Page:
We live in a closed healthcare system

We demand that our healthcare services be open.

OS Healthcare Missionette

We live in a closed healthcare system. The algorithms that drive our care, to our clinical and life data, to hospital and treatment pricing, are governed by blackbox services.

By using these closed systems, we are actively designed out of the decision-making process, in favor of corporate "optimized care" for optimized returns vs optimized health outcomes. The crooked biases built into software, implemented with intent or accidentally, need interrogation, citizen collaboration, and correction.

It's our health.
Our very lives are at stake.

We demand that our healthcare services be open to inspect and correct bias, to be accessible for rapid innovation and evolution, and to become more valuable as more patients, clinicians, clinics, companies, and governments engage in healthcare for all.

Why is open source critical in healthcare?

Open Source is...

A Credo

Open source is a philosophy on how to make and use products. Employing extensive peer review and open evolution of community contributions results in higher-quality and more reliable software.1 This transparency benefits private organizations as well as the greater public.2

A Collaboration

Several licenses are available to govern the terms of how open source collaboration functions. Being able to customize the level to which product source code, data, or processes are redistributable or modifiable means that the benefits from creating and using open source are available to an extremely wide range of businesses.2

A Form of Citizenship

Open collaboration extends beyond software into communities that share ideas and generate content, both digital and physical.2 These communities amplify the reputations of their contributors, and create a reservoir of ideas that power open source products.

Open Source is Critical for Digital Health

How will OS impact Healthcare?

Open Source will...

Empower interoperability

Without open standards for health information, hundreds of different healthcare IT systems are currently unable to communicate with each other, costing us $77.8 billion per year3 in the United States alone.

Establish open standards of data

Development of non-proprietary healthcare standards will create an incentive for the providers of commercial healthcare IT products to adopt models of compatible data exchange and information systems

Allow greater provider benefits

Using open standards to improve health information networks and electronic medical record systems will allow patient data to become more portable between healthcare providers than it is today, ensuring more accurate and efficient care for patients. At the same time, having open source software options will free healthcare providers from being locked in with one vendor.

Improve patient outcomes

With open source healthcare IT solutions, regions with limited resources that cannot afford expensive proprietary solutions will still have options for quality software to help them deliver quality care.4 Most importantly, the open source model is consistent with the healthcare philosophy of sharing best practices and innovations in care delivery3 to improve health — with benefits for individual patients, as well as the entire population.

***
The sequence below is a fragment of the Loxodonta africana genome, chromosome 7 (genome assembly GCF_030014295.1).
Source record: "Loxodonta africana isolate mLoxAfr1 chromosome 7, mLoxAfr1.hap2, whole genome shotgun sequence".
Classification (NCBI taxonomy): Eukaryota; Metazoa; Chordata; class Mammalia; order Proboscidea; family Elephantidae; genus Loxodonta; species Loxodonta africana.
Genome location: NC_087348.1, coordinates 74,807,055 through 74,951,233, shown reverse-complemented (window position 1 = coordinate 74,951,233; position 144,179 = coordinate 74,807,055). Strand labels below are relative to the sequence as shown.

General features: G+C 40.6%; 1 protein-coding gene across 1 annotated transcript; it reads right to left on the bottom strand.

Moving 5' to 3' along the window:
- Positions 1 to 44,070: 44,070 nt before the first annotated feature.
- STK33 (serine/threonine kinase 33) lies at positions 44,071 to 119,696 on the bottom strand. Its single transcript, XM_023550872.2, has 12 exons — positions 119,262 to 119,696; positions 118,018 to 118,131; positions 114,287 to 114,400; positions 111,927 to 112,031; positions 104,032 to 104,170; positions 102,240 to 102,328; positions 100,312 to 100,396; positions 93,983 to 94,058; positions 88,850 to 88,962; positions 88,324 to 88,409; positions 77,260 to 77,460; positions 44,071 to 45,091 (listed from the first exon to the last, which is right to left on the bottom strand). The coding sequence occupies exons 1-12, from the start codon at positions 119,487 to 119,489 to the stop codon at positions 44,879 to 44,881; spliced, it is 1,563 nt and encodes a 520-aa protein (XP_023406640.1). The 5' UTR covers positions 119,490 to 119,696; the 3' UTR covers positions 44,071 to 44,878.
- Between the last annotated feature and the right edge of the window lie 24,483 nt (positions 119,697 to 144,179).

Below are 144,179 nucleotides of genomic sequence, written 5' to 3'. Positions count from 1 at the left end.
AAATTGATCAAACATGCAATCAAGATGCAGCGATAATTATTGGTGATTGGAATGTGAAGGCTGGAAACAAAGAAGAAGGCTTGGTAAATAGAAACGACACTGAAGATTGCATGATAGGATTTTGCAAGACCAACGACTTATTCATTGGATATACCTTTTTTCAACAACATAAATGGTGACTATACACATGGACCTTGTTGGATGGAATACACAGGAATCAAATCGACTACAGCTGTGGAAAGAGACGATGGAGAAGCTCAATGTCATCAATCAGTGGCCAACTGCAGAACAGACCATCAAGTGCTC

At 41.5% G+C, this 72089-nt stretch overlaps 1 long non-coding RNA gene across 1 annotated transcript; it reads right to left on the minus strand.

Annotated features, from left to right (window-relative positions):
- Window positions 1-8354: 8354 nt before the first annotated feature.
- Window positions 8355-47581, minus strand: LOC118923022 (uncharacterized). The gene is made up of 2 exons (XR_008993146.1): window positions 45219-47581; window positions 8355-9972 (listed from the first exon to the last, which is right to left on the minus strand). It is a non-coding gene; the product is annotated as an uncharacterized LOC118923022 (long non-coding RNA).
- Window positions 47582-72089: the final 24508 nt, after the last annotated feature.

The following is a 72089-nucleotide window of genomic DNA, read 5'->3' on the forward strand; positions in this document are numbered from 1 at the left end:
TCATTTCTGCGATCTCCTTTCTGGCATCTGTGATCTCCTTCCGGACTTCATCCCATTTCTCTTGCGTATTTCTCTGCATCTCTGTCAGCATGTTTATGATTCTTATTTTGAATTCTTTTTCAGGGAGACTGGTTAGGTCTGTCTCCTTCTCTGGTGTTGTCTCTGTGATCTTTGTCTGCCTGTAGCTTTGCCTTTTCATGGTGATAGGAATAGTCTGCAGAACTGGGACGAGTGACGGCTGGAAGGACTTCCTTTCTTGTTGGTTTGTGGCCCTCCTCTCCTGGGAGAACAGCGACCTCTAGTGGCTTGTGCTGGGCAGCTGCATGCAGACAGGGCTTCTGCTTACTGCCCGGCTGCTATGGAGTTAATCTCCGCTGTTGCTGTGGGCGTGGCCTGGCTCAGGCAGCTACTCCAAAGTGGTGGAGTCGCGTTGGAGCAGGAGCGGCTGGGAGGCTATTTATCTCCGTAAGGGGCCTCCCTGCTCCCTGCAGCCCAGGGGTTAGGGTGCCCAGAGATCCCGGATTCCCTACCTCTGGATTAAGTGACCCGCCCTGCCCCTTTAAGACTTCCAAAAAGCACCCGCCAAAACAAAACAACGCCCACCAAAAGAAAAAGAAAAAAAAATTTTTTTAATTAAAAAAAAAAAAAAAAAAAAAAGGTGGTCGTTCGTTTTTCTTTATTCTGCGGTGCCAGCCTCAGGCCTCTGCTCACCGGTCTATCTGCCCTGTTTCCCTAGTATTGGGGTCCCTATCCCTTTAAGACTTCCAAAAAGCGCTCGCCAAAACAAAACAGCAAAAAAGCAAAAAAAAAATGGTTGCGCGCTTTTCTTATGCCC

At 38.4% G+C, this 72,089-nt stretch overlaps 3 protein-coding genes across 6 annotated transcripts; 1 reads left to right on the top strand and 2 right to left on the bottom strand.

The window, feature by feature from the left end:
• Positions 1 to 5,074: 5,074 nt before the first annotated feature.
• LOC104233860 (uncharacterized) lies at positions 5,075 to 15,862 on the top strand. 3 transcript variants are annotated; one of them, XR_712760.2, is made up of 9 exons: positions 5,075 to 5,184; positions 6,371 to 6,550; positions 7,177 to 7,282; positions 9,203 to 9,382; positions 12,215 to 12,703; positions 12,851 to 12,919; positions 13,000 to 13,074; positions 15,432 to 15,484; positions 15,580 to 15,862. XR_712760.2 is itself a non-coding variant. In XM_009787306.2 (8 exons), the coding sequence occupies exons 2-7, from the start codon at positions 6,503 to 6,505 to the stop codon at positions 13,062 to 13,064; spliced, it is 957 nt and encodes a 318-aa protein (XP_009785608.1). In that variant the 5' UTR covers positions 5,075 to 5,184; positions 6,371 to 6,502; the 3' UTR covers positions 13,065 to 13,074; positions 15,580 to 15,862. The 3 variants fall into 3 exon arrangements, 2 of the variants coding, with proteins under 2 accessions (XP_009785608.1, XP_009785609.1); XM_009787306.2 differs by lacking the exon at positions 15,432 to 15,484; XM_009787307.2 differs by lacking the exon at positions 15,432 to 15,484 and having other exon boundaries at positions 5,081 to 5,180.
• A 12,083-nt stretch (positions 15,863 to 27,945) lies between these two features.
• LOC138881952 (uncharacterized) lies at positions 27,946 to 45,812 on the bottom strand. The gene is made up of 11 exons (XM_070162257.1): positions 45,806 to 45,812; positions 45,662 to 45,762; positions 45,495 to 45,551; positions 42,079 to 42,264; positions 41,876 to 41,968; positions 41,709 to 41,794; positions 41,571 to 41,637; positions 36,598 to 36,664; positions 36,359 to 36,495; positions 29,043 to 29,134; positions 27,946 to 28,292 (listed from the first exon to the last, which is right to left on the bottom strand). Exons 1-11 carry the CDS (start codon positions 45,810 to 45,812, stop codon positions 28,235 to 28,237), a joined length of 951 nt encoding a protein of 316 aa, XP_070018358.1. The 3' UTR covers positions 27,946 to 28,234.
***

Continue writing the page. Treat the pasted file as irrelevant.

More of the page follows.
The problem is...

Open Source is Under Attack

Today, open source is under attack on a variety of fronts and it is losing the fight. Corporations are actively discouraging open source participation through a number of means. Worse yet, the grey area between civic and corporate power is ratcheting up cynicism and driving down engagement in the OS community.

Companies are prohibiting their employees from pursuing outside-the-firewall technical work as a condition of their employment. Such "extra-curricular" activities are critical to playing with, experimenting with, and learning from new ideas, as well as being an engaged open source community member. These constraints go far beyond the standards of non-compete rules: "No unauthorized or external work, regardless of domain, if you work for us fulltime!"

The internet infrastructure has matured and is moving further away from its origins. What once was built with public funding (as a military research project), that evolved through public-private relationships (fiber lines and cell towers), and thrived on open sourcing (Tim Berners Lee's Hypertext) has now become the commercial domain of the Googles and Amazons of the world. Our internet's infrastructure is moving from distributed to centralized services.

Companies are discouraging interest in open source by actively propagating the false and unsubstantiated myth that open source doesn't generate profits.

We're dismantling a fundamentally democratic system of management in favor of corporate-oriented governance and oversight. Prime examples are the elimination of net neutrality and the shift of the FCC's allegiance from public to corporate interests, which advanced the expansion of "walled gardens" like Amazon and Alibaba.


  1. M. Alsaffar, P. Yellowlees, A. Odor, and M. Hogarth. The State of Open Source Electronic Health Record Projects: A Software Anthropology Study. JMIR Medical Informatics. vol. 5, no. 1, p. e6. 2017.
  2. Open collaboration. Wikipedia. 2018. Accessed 3 Jan 2018.
  3. M. Goulde and M. Holt. Open Source Software: A Primer for Health Care Leaders. Oakland, CA: California HealthCare Foundation. 2006.
  4. P. Millard, J. Bru, and C. Berger. Open-source point-of-care electronic medical records for use in resource-limited settings: systematic review and questionnaire surveys. The BMJ. vol. 2, no. 4, p. e000690. 2012.